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A Fiesta in Singapore : El Felipe's Cantina, a Mexican restaurant owned by a one-time Californian, is located way south of the border--at the tip of the Malay Peninsula, in Singapore

November 05, 1987|BARBARA HANSEN | Times Staff Writer

SINGAPORE — It was a Mexican fiesta like no other. There were pinatas, live chickens in the street and men in dashing sombreros. Mariachis played "La Adelita," "La Cucaracha," "La Bamba" and other Mexican favorites. And there was lots to eat and drink--grilled fish on a stick, just like they make it in Puerto Vallarta; quesadillas, nachos, chalupas, fruits and vegetables dusted with chili powder; margaritas, sangria and much more.

All this happened south of the border--way south, at the tip of the Malay Peninsula in Singapore. Yet the authenticity was remarkable. There was even a Tijuana-style photo setup where you could stick your head through a hole beneath an enormous sombrero.

Of course there were certain differences. The beer cans (Singapore's Anchor brand) cooled in a jumbo Chinese pot. The grilled fish was a local type called kambong. The fruit stand displayed mangosteens and rambutans along with oranges and bananas. The mariachis were Filipino. And a large share of the participants had surnames like Chan, Tan, Koh and Wong.

The occasion was the second anniversary of what is a rarity in Singapore, a Mexican restaurant. El Felipe's Cantina is the project of a one-time Californian, Phillip J. Gibson. Gibson works for an international insurance brokerage firm and runs restaurants on the side. He has two in Singapore--the cantina and another called Waves, which aims at contemporary California cuisine. They face each other across a street called Lorong Mambong in a part of the city that is known as Holland Village.

The street outside of Waves was blocked off for the fiesta and enclosed in a wooden framework strung with colorful bunting. An enormous mural of a mission church looked down on a riotous scene of watermelon eating, pinata breaking, balloon bursting and a chile-eating contest.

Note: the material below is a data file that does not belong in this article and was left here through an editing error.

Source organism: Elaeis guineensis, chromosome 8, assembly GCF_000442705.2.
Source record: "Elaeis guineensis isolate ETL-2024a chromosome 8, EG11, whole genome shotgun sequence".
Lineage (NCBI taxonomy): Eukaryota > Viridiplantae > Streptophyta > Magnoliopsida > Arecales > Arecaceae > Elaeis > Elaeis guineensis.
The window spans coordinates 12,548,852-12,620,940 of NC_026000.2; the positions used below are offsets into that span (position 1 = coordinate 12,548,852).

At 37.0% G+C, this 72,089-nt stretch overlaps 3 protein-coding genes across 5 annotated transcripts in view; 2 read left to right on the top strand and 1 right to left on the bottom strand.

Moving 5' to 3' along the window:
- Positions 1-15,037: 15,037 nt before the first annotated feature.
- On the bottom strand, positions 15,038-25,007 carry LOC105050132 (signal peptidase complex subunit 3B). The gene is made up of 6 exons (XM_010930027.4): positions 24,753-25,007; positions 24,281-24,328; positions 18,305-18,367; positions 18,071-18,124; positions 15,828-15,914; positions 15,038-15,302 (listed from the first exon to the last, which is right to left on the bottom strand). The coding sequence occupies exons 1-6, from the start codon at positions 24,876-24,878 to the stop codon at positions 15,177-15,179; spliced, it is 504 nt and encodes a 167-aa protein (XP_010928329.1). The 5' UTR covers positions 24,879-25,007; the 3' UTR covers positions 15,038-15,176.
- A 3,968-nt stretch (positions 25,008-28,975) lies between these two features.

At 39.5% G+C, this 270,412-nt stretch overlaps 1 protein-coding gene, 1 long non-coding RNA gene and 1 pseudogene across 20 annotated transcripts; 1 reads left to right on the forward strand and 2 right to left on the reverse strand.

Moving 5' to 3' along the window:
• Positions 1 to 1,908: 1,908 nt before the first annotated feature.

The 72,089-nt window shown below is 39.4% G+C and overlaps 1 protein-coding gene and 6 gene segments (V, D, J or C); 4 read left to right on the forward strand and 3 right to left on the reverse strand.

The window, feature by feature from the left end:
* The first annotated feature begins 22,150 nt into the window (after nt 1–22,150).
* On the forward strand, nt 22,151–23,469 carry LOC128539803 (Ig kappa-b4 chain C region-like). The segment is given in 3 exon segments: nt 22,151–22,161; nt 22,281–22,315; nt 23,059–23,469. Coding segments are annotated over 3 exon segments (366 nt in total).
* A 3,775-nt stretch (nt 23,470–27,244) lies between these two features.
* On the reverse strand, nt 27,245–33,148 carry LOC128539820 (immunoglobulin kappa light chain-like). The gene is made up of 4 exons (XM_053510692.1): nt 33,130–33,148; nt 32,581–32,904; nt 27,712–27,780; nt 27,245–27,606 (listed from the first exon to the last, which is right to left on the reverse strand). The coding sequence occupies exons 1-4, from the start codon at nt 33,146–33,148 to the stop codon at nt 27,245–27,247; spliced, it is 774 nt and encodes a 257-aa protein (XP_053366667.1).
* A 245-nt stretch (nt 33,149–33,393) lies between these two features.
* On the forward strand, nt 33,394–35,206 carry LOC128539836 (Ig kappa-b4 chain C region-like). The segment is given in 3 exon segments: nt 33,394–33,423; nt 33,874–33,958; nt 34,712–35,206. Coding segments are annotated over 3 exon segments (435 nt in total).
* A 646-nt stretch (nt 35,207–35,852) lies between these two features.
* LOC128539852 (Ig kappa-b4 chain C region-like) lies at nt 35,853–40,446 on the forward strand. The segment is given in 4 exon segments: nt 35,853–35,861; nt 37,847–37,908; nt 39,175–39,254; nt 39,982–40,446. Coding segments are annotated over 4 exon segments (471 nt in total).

Joe Pennetta, an expatriate New Yorker, won the chile contest by downing 16 pickled jalapenos in 75 seconds. His technique: "Eat 'em and don't think about how they taste." Pennetta, who works for an oil service company, won a squawking chicken and two bottles of Passion sparkling wine from Australia. A plate bearing his name will be displayed in El Felipe's Cantina for a year.

Mexican pottery--the real thing--was on sale. And tiny Mexican mugs were awarded to guests who tried a shot of tequila Mexican-style, with lime and salt. Two blenders spun out a steady stream of margaritas flavored with Minute Maid frozen limeade concentrate. And there was sangria made with French red wine.

At the cantina, margaritas come in salt-rimmed Kerr mason jars. The menu runs to American-style combination plates with the usual trimmings--pinto beans and rice, guacamole, tortilla chips and green and red salsas. Chiles, tortillas and canned tomatillos are imported from California. Gibson uses only pickled jalapenos because he finds them more flavorful. In place of expensive imported Monterey Jack cheese, he employs a blend of Cheddar and mozzarella cheeses.

"Avocados in this part of the world are tasteless," Gibson commented, so he relies on Calavo canned avocado puree for guacamole. The pinto beans are purchased in Singapore. And El Felipe's "Mexican" rice is made with long grain rice from Thailand.

A small restaurant, the cantina is as colorful as the fiesta that marked its anniversary. The decorations are bona fide Mexican, but may have only a short stay because everything is for sale. When friends go to California, Gibson dispatches them to Olvera Street to buy replacements. Or he picks up craft items during trips to Mexico. Tiny serape coasters, burro pinatas, bark paintings, spangled sombreros and paper flowers were among the decorations during fiesta week.

Manager Andy Yap, who cooked in the restaurant's early days, and Gibson supplied recipes for several of El Felipe's specialties. Among them are the green and red salsas, which go with chips and also add spice to some of the dishes. The red salsa is spooned onto nachos, and the green salsa serves as marinade and topping for El Felipe's chicken enchiladas. The enchiladas appear on a typical plate, Felipe's Combination, which also includes a cheese enchilada, ground beef taco, rice, pinto beans seasoned with chili powder and a salad of sliced tomato and shredded lettuce.


5 ounces tequila

3 ounces Cointreau

1/2 (6-ounce) can frozen limeade concentrate


Combine tequila, Cointreau and limeade concentrate in blender. Add a few ice cubes and blend until frothy. Serve in salt-rimmed 1/2-pint canning jars. Add more ice if desired. Makes 4 servings.


1 (750-milliliter) bottle dry red wine

1/2 cup Cointreau

1 (10-oz.) can club soda

Orange slices

Combine wine, Cointreau, club soda and orange slices. Serve over ice. Makes 6 servings.


1/2 cup oil

4 corn tortillas, each cut into 6 wedges

1/2 chicken breast, boiled and shredded

1/4 cup Red Salsa

3 canned pickled jalapeno chiles, sliced

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